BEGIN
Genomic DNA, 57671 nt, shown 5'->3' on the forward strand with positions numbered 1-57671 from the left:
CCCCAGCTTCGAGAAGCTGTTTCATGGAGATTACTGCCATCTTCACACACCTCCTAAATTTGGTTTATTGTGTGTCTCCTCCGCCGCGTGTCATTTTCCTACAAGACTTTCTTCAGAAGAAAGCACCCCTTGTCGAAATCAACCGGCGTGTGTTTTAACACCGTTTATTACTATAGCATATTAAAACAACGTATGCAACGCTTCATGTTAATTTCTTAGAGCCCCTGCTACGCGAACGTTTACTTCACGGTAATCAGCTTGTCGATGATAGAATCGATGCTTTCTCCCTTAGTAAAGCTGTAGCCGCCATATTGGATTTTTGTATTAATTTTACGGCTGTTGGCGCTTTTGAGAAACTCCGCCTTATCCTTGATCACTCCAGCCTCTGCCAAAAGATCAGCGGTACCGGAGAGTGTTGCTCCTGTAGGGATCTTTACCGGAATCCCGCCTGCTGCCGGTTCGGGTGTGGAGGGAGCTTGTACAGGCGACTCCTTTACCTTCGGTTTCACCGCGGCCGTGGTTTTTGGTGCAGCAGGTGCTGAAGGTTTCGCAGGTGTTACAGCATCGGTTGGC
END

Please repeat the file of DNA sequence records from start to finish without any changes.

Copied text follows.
Genomic DNA, 57671 nt, shown 5'->3' on the forward strand with positions numbered 1-57671 from the left:
CCCCAGCTTCGAGAAGCTGTTTCATGGAGATTACTGCCATCTTCACACACCTCCTAAATTTGGTTTATTGTGTGTCTCCTCCGCCGCGTGTCATTTTCCTACAAGACTTTCTTCAGAAGAAAGCACCCCTTGTCGAAATCAACCGGCGTGTGTTTTAACACCGTTTATTACTATAGCATATTAAAACAACGTATGCAACGCTTCATGTTAATTTCTTAGAGCCCCTGCTACGCGAACGTTTACTTCACGGTAATCAGCTTGTCGATGATAGAATCGATGCTTTCTCCCTTAGTAAAGCTGTAGCCGCCATATTGGATTTTTGTATTAATTTTACGGCTGTTGGCGCTTTTGAGAAACTCCGCCTTATCCTTGATCACTCCAGCCTCTGCCAAAAGATCAGCGGTACCGGAGAGTGTTGCTCCTGTAGGGATCTTTACCGGAATCCCGCCTGCTGCCGGTTCGGGTGTGGAGGGAGCTTGTACAGGCGACTCCTTTACCTTCGGTTTCACCGCGGCCGTGGTTTTTGGTGCAGCAGGTGCTGAAGGTTTCGCAGGTGTTACAGCATCGGTTGGC